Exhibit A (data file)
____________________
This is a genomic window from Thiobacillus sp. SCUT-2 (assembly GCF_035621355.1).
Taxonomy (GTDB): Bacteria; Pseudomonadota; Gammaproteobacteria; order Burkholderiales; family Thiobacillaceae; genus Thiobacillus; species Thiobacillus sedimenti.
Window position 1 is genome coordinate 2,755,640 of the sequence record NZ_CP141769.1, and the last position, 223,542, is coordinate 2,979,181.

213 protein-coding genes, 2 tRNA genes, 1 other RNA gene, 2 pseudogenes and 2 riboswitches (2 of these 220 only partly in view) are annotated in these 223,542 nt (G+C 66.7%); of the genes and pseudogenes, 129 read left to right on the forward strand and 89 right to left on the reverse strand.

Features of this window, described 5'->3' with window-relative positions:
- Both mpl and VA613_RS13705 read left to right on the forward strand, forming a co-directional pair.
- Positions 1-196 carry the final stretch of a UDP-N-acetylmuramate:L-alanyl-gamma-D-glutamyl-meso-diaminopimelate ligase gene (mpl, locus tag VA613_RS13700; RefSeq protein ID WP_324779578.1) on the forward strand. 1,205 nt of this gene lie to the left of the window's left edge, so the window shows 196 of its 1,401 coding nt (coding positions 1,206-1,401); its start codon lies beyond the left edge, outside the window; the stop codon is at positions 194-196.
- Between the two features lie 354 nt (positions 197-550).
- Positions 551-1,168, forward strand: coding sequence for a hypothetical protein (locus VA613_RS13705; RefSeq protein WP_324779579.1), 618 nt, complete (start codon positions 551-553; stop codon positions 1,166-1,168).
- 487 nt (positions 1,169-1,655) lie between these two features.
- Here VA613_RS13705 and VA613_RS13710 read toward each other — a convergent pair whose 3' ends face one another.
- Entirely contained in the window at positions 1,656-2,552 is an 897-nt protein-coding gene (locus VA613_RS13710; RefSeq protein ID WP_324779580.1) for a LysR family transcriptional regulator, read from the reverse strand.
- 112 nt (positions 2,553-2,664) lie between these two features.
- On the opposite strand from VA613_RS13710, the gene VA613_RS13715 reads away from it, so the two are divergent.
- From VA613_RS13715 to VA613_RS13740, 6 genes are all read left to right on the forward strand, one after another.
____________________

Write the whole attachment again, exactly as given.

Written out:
This is a genomic window from Thiobacillus sp. SCUT-2 (assembly GCF_035621355.1).
Taxonomy (GTDB): Bacteria; Pseudomonadota; Gammaproteobacteria; order Burkholderiales; family Thiobacillaceae; genus Thiobacillus; species Thiobacillus sedimenti.
Window position 1 is genome coordinate 2,755,640 of the sequence record NZ_CP141769.1, and the last position, 223,542, is coordinate 2,979,181.

213 protein-coding genes, 2 tRNA genes, 1 other RNA gene, 2 pseudogenes and 2 riboswitches (2 of these 220 only partly in view) are annotated in these 223,542 nt (G+C 66.7%); of the genes and pseudogenes, 129 read left to right on the forward strand and 89 right to left on the reverse strand.

Features of this window, described 5'->3' with window-relative positions:
- Both mpl and VA613_RS13705 read left to right on the forward strand, forming a co-directional pair.
- Positions 1-196 carry the final stretch of a UDP-N-acetylmuramate:L-alanyl-gamma-D-glutamyl-meso-diaminopimelate ligase gene (mpl, locus tag VA613_RS13700; RefSeq protein ID WP_324779578.1) on the forward strand. 1,205 nt of this gene lie to the left of the window's left edge, so the window shows 196 of its 1,401 coding nt (coding positions 1,206-1,401); its start codon lies beyond the left edge, outside the window; the stop codon is at positions 194-196.
- Between the two features lie 354 nt (positions 197-550).
- Positions 551-1,168, forward strand: coding sequence for a hypothetical protein (locus VA613_RS13705; RefSeq protein WP_324779579.1), 618 nt, complete (start codon positions 551-553; stop codon positions 1,166-1,168).
- 487 nt (positions 1,169-1,655) lie between these two features.
- Here VA613_RS13705 and VA613_RS13710 read toward each other — a convergent pair whose 3' ends face one another.
- Entirely contained in the window at positions 1,656-2,552 is an 897-nt protein-coding gene (locus VA613_RS13710; RefSeq protein ID WP_324779580.1) for a LysR family transcriptional regulator, read from the reverse strand.
- 112 nt (positions 2,553-2,664) lie between these two features.
- On the opposite strand from VA613_RS13710, the gene VA613_RS13715 reads away from it, so the two are divergent.
- From VA613_RS13715 to VA613_RS13740, 6 genes are all read left to right on the forward strand, one after another.